Why This Book?

This book is about successful organizations, organizations that have learned to be effective, organizations that have learned to tap all their resources, both inside and outside their doors. They’ve figured out how to become agile “learning organizations,” able to respond quickly to change and able to move effectively in diverse communities and markets.

Effective Philanthropy offers research-based strategies and new language for strengthening organizations.  By “naming Norm” and institutionalizing what the book calls “deep diversity,” organizations can cut through the dead wood of unnamed assumptions and learn to tap “differences that divide us“—race, class, gender, sexual orientation, geography, age, religion, physical ability, and others—to become more effective and to gain access to a wider range of available resources, both inside and outside their doors.

Why philanthropy?  By virtue of their “power of the purse“ and more subtle forms of influence, foundations are key players in U.S. social, economic, and public policy and are increasingly influential internationally. When foundations function effectively, there is potential for tremendous public benefit.  Effective Philanthropy describes models for building effective foundations that can be applied to all kinds of institutions—large and small, public and private, national and regional, bureaucratic and entrepreneurial—including colleges and universities, nonprofits, government agencies, and multinational corporations.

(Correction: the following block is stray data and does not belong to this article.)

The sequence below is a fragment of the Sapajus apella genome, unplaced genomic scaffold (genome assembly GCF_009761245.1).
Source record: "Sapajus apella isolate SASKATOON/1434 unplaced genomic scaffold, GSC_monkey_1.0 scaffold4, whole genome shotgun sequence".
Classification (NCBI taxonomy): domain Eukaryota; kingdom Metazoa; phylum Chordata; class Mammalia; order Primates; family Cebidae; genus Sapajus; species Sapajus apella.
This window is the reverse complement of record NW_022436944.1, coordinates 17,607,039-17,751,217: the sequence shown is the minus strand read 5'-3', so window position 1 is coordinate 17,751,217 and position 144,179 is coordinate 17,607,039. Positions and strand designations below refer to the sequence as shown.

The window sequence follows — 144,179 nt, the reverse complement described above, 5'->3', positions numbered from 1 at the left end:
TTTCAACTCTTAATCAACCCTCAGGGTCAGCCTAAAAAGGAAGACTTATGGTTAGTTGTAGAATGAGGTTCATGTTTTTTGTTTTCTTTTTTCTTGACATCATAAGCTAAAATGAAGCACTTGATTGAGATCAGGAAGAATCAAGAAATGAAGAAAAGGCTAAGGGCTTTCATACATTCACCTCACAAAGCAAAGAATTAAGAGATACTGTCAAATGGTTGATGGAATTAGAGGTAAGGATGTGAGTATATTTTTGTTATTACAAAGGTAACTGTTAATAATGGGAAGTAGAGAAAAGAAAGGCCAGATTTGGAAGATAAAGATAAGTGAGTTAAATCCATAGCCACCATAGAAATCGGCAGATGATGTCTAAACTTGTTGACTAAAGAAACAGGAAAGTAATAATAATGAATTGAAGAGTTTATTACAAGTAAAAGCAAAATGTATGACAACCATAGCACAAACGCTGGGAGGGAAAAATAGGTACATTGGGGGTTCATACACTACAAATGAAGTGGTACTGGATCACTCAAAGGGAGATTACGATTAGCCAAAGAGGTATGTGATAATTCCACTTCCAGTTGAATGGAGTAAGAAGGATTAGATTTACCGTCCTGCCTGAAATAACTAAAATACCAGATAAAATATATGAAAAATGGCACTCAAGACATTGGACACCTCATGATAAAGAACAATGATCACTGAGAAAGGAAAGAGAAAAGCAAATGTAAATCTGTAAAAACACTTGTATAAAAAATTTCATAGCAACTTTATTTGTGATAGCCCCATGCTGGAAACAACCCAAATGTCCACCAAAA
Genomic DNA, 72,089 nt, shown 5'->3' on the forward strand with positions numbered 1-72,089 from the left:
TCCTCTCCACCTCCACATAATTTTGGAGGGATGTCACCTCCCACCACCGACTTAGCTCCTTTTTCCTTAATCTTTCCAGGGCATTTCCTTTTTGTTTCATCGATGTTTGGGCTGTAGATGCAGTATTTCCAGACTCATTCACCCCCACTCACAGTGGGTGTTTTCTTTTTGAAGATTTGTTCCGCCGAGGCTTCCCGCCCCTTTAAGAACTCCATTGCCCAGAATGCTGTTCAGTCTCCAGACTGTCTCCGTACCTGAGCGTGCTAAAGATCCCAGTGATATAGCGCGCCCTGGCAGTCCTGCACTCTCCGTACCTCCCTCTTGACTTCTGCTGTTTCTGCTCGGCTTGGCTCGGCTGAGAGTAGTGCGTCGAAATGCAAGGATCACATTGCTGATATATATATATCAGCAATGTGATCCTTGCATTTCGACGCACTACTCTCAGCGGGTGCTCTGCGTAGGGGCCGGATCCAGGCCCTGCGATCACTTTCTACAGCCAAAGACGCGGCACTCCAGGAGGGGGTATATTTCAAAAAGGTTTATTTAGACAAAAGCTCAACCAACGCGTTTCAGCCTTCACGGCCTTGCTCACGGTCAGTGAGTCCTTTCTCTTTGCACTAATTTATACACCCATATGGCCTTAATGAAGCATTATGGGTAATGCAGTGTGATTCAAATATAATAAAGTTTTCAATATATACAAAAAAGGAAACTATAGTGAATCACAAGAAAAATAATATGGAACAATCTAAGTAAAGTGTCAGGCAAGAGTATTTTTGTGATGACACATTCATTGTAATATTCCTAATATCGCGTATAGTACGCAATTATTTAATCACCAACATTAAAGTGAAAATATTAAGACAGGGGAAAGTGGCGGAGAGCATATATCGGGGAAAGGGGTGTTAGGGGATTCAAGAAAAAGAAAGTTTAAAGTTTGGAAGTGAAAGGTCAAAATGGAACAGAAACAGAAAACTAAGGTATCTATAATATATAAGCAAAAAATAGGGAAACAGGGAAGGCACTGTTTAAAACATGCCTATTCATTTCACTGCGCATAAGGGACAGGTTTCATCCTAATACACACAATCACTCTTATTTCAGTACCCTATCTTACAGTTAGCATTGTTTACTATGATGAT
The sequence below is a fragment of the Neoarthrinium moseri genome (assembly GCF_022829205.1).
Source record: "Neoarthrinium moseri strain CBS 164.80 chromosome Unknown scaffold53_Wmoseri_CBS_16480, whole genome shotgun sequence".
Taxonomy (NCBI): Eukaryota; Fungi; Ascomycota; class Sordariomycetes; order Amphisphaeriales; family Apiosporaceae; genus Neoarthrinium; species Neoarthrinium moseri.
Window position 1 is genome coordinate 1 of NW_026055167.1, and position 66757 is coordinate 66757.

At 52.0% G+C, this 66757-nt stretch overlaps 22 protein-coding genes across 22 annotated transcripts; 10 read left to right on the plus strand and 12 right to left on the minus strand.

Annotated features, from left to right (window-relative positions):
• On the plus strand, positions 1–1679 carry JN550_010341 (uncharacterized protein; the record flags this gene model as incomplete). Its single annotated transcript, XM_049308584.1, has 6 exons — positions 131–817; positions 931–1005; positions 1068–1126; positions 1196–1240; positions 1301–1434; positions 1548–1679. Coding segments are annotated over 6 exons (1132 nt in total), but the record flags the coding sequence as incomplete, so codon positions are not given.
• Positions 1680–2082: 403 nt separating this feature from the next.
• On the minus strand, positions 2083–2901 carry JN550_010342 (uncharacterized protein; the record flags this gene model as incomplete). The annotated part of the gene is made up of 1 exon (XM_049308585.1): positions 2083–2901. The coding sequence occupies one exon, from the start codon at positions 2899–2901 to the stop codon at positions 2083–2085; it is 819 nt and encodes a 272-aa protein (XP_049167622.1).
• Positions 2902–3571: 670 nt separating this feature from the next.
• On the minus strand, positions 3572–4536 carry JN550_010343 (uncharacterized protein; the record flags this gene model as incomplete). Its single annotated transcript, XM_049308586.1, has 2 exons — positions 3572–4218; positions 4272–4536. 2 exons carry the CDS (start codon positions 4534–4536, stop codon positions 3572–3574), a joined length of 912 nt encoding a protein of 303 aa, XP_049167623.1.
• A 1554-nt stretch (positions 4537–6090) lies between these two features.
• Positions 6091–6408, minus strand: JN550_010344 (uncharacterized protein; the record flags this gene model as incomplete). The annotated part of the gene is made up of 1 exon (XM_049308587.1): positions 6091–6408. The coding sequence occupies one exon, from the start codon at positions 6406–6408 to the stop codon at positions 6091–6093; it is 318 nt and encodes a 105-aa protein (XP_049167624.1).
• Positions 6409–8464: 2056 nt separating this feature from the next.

Offering demographics, case studies, strategic funding initiatives, theoretical analyses, and original research, Effective Philanthropy compiles convincing evidence that documents how “Norm” undermines innovation; explains how understanding gender helps unravel “Norm”; and describes detailed case studies of effective foundations that have gotten beyond “doing the right thing” to become vital, healthy, learning organizations.